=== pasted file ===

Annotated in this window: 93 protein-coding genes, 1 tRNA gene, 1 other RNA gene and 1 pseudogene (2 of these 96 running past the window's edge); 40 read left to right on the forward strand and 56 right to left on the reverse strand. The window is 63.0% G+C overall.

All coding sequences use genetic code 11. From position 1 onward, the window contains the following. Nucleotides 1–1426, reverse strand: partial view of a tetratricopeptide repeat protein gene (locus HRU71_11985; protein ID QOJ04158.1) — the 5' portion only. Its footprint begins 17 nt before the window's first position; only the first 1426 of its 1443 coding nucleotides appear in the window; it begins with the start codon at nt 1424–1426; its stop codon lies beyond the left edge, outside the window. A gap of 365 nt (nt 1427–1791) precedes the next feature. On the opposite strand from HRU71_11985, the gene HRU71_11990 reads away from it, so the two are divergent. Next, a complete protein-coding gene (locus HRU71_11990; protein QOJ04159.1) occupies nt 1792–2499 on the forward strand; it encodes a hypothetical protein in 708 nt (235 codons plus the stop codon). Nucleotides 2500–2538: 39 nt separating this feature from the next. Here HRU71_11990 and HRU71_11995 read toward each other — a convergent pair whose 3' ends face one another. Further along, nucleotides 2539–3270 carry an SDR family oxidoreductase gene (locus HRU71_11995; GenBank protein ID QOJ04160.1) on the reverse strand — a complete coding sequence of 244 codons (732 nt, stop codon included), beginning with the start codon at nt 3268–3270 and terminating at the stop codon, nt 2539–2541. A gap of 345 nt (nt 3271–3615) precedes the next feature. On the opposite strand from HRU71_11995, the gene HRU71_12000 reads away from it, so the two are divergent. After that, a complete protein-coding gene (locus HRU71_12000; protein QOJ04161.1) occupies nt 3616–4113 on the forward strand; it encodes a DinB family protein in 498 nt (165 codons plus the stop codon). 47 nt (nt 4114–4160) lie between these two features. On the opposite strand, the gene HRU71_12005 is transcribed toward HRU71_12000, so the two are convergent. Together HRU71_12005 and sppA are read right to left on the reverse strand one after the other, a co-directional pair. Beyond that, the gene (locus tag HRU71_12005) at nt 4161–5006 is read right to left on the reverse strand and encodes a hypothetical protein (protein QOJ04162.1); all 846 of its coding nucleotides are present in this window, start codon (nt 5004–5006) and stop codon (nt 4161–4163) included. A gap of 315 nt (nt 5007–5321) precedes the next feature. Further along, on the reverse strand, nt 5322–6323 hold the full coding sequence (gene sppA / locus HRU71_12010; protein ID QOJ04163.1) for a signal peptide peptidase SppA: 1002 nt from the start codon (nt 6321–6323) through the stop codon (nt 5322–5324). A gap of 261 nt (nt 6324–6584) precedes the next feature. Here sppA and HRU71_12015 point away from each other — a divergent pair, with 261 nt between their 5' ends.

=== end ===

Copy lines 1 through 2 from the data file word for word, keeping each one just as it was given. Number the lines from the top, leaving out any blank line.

Annotated in this window: 93 protein-coding genes, 1 tRNA gene, 1 other RNA gene and 1 pseudogene (2 of these 96 running past the window's edge); 40 read left to right on the forward strand and 56 right to left on the reverse strand. The window is 63.0% G+C overall.

All coding sequences use genetic code 11. From position 1 onward, the window contains the following. Nucleotides 1–1426, reverse strand: partial view of a tetratricopeptide repeat protein gene (locus HRU71_11985; protein ID QOJ04158.1) — the 5' portion only. Its footprint begins 17 nt before the window's first position; only the first 1426 of its 1443 coding nucleotides appear in the window; it begins with the start codon at nt 1424–1426; its stop codon lies beyond the left edge, outside the window. A gap of 365 nt (nt 1427–1791) precedes the next feature. On the opposite strand from HRU71_11985, the gene HRU71_11990 reads away from it, so the two are divergent. Next, a complete protein-coding gene (locus HRU71_11990; protein QOJ04159.1) occupies nt 1792–2499 on the forward strand; it encodes a hypothetical protein in 708 nt (235 codons plus the stop codon). Nucleotides 2500–2538: 39 nt separating this feature from the next. Here HRU71_11990 and HRU71_11995 read toward each other — a convergent pair whose 3' ends face one another. Further along, nucleotides 2539–3270 carry an SDR family oxidoreductase gene (locus HRU71_11995; GenBank protein ID QOJ04160.1) on the reverse strand — a complete coding sequence of 244 codons (732 nt, stop codon included), beginning with the start codon at nt 3268–3270 and terminating at the stop codon, nt 2539–2541. A gap of 345 nt (nt 3271–3615) precedes the next feature. On the opposite strand from HRU71_11995, the gene HRU71_12000 reads away from it, so the two are divergent. After that, a complete protein-coding gene (locus HRU71_12000; protein QOJ04161.1) occupies nt 3616–4113 on the forward strand; it encodes a DinB family protein in 498 nt (165 codons plus the stop codon). 47 nt (nt 4114–4160) lie between these two features. On the opposite strand, the gene HRU71_12005 is transcribed toward HRU71_12000, so the two are convergent. Together HRU71_12005 and sppA are read right to left on the reverse strand one after the other, a co-directional pair. Beyond that, the gene (locus tag HRU71_12005) at nt 4161–5006 is read right to left on the reverse strand and encodes a hypothetical protein (protein QOJ04162.1); all 846 of its coding nucleotides are present in this window, start codon (nt 5004–5006) and stop codon (nt 4161–4163) included. A gap of 315 nt (nt 5007–5321) precedes the next feature. Further along, on the reverse strand, nt 5322–6323 hold the full coding sequence (gene sppA / locus HRU71_12010; protein ID QOJ04163.1) for a signal peptide peptidase SppA: 1002 nt from the start codon (nt 6321–6323) through the stop codon (nt 5322–5324). A gap of 261 nt (nt 6324–6584) precedes the next feature. Here sppA and HRU71_12015 point away from each other — a divergent pair, with 261 nt between their 5' ends.